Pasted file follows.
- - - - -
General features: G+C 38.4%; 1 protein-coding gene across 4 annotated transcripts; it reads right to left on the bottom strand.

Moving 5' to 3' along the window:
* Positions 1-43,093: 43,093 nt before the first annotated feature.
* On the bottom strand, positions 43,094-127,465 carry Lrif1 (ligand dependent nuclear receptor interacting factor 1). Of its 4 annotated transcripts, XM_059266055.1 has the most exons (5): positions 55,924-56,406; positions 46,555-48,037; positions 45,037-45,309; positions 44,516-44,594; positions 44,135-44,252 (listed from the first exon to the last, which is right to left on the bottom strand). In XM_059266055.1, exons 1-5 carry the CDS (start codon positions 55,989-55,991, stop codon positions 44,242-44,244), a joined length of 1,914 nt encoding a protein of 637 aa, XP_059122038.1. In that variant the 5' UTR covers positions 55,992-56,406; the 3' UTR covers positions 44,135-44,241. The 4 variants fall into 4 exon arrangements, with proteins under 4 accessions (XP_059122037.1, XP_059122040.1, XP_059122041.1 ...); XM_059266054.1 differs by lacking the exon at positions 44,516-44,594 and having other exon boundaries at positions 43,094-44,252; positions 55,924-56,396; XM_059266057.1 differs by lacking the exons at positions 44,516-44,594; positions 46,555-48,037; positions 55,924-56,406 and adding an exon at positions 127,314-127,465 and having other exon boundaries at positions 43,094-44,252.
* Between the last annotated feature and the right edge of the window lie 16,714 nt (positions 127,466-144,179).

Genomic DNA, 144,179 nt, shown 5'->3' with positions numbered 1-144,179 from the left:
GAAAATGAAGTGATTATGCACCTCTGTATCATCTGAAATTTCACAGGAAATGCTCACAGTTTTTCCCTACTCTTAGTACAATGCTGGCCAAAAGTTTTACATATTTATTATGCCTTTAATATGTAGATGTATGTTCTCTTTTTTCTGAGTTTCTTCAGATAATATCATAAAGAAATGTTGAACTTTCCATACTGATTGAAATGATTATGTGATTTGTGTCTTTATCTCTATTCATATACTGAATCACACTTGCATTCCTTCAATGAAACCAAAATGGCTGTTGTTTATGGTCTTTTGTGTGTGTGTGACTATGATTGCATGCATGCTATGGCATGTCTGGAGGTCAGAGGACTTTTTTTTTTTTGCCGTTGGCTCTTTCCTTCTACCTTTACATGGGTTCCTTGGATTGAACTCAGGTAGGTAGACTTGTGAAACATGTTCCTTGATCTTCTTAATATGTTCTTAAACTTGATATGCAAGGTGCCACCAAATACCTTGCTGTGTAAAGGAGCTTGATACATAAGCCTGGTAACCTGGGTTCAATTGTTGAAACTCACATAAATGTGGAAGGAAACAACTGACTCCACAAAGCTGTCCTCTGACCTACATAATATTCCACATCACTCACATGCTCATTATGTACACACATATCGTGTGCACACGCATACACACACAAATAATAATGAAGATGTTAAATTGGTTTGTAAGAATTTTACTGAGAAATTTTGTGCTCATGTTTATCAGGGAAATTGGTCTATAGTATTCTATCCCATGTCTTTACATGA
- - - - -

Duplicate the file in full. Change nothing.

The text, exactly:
General features: G+C 38.4%; 1 protein-coding gene across 4 annotated transcripts; it reads right to left on the bottom strand.

Moving 5' to 3' along the window:
* Positions 1-43,093: 43,093 nt before the first annotated feature.
* On the bottom strand, positions 43,094-127,465 carry Lrif1 (ligand dependent nuclear receptor interacting factor 1). Of its 4 annotated transcripts, XM_059266055.1 has the most exons (5): positions 55,924-56,406; positions 46,555-48,037; positions 45,037-45,309; positions 44,516-44,594; positions 44,135-44,252 (listed from the first exon to the last, which is right to left on the bottom strand). In XM_059266055.1, exons 1-5 carry the CDS (start codon positions 55,989-55,991, stop codon positions 44,242-44,244), a joined length of 1,914 nt encoding a protein of 637 aa, XP_059122038.1. In that variant the 5' UTR covers positions 55,992-56,406; the 3' UTR covers positions 44,135-44,241. The 4 variants fall into 4 exon arrangements, with proteins under 4 accessions (XP_059122037.1, XP_059122040.1, XP_059122041.1 ...); XM_059266054.1 differs by lacking the exon at positions 44,516-44,594 and having other exon boundaries at positions 43,094-44,252; positions 55,924-56,396; XM_059266057.1 differs by lacking the exons at positions 44,516-44,594; positions 46,555-48,037; positions 55,924-56,406 and adding an exon at positions 127,314-127,465 and having other exon boundaries at positions 43,094-44,252.
* Between the last annotated feature and the right edge of the window lie 16,714 nt (positions 127,466-144,179).

Genomic DNA, 144,179 nt, shown 5'->3' with positions numbered 1-144,179 from the left:
GAAAATGAAGTGATTATGCACCTCTGTATCATCTGAAATTTCACAGGAAATGCTCACAGTTTTTCCCTACTCTTAGTACAATGCTGGCCAAAAGTTTTACATATTTATTATGCCTTTAATATGTAGATGTATGTTCTCTTTTTTCTGAGTTTCTTCAGATAATATCATAAAGAAATGTTGAACTTTCCATACTGATTGAAATGATTATGTGATTTGTGTCTTTATCTCTATTCATATACTGAATCACACTTGCATTCCTTCAATGAAACCAAAATGGCTGTTGTTTATGGTCTTTTGTGTGTGTGTGACTATGATTGCATGCATGCTATGGCATGTCTGGAGGTCAGAGGACTTTTTTTTTTTTGCCGTTGGCTCTTTCCTTCTACCTTTACATGGGTTCCTTGGATTGAACTCAGGTAGGTAGACTTGTGAAACATGTTCCTTGATCTTCTTAATATGTTCTTAAACTTGATATGCAAGGTGCCACCAAATACCTTGCTGTGTAAAGGAGCTTGATACATAAGCCTGGTAACCTGGGTTCAATTGTTGAAACTCACATAAATGTGGAAGGAAACAACTGACTCCACAAAGCTGTCCTCTGACCTACATAATATTCCACATCACTCACATGCTCATTATGTACACACATATCGTGTGCACACGCATACACACACAAATAATAATGAAGATGTTAAATTGGTTTGTAAGAATTTTACTGAGAAATTTTGTGCTCATGTTTATCAGGGAAATTGGTCTATAGTATTCTATCCCATGTCTTTACATGA